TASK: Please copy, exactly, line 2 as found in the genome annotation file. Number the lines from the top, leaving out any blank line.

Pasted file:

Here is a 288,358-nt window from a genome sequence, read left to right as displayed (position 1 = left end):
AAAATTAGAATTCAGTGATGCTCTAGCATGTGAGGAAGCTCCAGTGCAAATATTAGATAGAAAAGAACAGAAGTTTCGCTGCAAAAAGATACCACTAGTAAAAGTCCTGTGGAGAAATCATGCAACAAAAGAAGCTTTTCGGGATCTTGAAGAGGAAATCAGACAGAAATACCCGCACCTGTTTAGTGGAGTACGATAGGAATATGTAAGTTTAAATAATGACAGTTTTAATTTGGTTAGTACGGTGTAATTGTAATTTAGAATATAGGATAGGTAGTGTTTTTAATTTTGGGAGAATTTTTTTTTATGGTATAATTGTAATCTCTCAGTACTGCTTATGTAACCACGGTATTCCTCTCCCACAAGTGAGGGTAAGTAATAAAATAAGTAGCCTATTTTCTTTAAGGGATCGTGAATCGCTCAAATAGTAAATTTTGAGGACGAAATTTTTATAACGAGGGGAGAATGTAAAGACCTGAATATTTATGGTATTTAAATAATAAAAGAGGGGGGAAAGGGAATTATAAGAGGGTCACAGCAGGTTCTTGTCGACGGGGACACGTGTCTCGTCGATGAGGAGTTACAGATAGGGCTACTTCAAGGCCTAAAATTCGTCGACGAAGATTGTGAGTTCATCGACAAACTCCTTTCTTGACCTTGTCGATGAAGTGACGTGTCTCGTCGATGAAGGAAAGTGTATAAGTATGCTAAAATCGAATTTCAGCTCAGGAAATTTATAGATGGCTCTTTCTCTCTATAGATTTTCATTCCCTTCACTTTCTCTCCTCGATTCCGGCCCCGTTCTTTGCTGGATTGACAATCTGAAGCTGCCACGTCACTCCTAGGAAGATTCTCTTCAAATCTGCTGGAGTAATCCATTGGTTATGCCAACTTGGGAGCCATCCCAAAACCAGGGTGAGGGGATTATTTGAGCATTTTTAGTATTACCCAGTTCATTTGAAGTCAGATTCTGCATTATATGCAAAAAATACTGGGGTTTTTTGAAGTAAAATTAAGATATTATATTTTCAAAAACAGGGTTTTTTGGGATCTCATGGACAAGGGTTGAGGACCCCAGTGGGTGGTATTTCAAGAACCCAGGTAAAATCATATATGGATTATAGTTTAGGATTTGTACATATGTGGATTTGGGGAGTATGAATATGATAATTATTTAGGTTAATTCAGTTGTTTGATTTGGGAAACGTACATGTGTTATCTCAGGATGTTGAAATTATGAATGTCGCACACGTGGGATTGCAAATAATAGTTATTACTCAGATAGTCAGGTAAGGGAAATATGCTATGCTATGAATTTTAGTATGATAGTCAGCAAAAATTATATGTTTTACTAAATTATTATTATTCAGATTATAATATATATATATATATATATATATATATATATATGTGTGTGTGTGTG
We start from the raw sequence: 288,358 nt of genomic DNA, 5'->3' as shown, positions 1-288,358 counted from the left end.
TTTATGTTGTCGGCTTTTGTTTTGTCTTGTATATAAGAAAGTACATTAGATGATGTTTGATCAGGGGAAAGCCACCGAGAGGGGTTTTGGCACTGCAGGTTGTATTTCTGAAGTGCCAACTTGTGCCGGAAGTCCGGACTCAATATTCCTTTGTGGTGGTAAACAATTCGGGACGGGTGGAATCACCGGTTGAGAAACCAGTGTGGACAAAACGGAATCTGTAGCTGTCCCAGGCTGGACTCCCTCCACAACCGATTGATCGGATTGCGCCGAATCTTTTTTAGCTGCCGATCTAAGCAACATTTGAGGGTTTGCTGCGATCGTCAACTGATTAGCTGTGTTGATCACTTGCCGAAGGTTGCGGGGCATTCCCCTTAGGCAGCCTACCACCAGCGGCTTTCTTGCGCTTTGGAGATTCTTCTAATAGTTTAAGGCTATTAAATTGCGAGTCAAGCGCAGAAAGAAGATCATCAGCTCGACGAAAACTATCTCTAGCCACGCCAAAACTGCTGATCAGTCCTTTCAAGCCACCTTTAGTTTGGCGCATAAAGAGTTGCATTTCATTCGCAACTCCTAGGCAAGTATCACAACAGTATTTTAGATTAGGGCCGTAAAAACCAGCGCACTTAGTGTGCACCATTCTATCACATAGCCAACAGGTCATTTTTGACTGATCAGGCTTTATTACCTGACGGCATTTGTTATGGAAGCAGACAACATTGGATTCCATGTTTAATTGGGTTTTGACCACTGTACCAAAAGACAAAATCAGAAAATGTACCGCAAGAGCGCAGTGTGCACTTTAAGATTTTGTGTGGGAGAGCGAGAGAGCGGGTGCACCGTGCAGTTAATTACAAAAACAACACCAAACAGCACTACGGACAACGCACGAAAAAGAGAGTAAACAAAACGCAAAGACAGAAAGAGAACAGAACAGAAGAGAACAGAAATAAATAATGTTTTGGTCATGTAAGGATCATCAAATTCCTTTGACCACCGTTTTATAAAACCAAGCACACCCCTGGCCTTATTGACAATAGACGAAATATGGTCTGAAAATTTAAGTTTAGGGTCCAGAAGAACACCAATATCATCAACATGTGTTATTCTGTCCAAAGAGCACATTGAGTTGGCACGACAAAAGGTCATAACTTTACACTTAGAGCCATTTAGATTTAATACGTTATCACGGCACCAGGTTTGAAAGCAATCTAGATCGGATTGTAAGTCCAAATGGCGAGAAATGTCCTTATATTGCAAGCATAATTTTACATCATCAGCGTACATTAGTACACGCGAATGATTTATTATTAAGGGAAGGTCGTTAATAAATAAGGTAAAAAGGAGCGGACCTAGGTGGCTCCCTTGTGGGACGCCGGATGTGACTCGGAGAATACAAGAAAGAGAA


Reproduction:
AAAATTAGAATTCAGTGATGCTCTAGCATGTGAGGAAGCTCCAGTGCAAATATTAGATAGAAAAGAACAGAAGTTTCGCTGCAAAAAGATACCACTAGTAAAAGTCCTGTGGAGAAATCATGCAACAAAAGAAGCTTTTCGGGATCTTGAAGAGGAAATCAGACAGAAATACCCGCACCTGTTTAGTGGAGTACGATAGGAATATGTAAGTTTAAATAATGACAGTTTTAATTTGGTTAGTACGGTGTAATTGTAATTTAGAATATAGGATAGGTAGTGTTTTTAATTTTGGGAGAATTTTTTTTTATGGTATAATTGTAATCTCTCAGTACTGCTTATGTAACCACGGTATTCCTCTCCCACAAGTGAGGGTAAGTAATAAAATAAGTAGCCTATTTTCTTTAAGGGATCGTGAATCGCTCAAATAGTAAATTTTGAGGACGAAATTTTTATAACGAGGGGAGAATGTAAAGACCTGAATATTTATGGTATTTAAATAATAAAAGAGGGGGGAAAGGGAATTATAAGAGGGTCACAGCAGGTTCTTGTCGACGGGGACACGTGTCTCGTCGATGAGGAGTTACAGATAGGGCTACTTCAAGGCCTAAAATTCGTCGACGAAGATTGTGAGTTCATCGACAAACTCCTTTCTTGACCTTGTCGATGAAGTGACGTGTCTCGTCGATGAAGGAAAGTGTATAAGTATGCTAAAATCGAATTTCAGCTCAGGAAATTTATAGATGGCTCTTTCTCTCTATAGATTTTCATTCCCTTCACTTTCTCTCCTCGATTCCGGCCCCGTTCTTTGCTGGATTGACAATCTGAAGCTGCCACGTCACTCCTAGGAAGATTCTCTTCAAATCTGCTGGAGTAATCCATTGGTTATGCCAACTTGGGAGCCATCCCAAAACCAGGGTGAGGGGATTATTTGAGCATTTTTAGTATTACCCAGTTCATTTGAAGTCAGATTCTGCATTATATGCAAAAAATACTGGGGTTTTTTGAAGTAAAATTAAGATATTATATTTTCAAAAACAGGGTTTTTTGGGATCTCATGGACAAGGGTTGAGGACCCCAGTGGGTGGTATTTCAAGAACCCAGGTAAAATCATATATGGATTATAGTTTAGGATTTGTACATATGTGGATTTGGGGAGTATGAATATGATAATTATTTAGGTTAATTCAGTTGTTTGATTTGGGAAACGTACATGTGTTATCTCAGGATGTTGAAATTATGAATGTCGCACACGTGGGATTGCAAATAATAGTTATTACTCAGATAGTCAGGTAAGGGAAATATGCTATGCTATGAATTTTAGTATGATAGTCAGCAAAAATTATATGTTTTACTAAATTATTATTATTCAGATTATAATATATATATATATATATATATATATATATATATGTGTGTGTGTGTG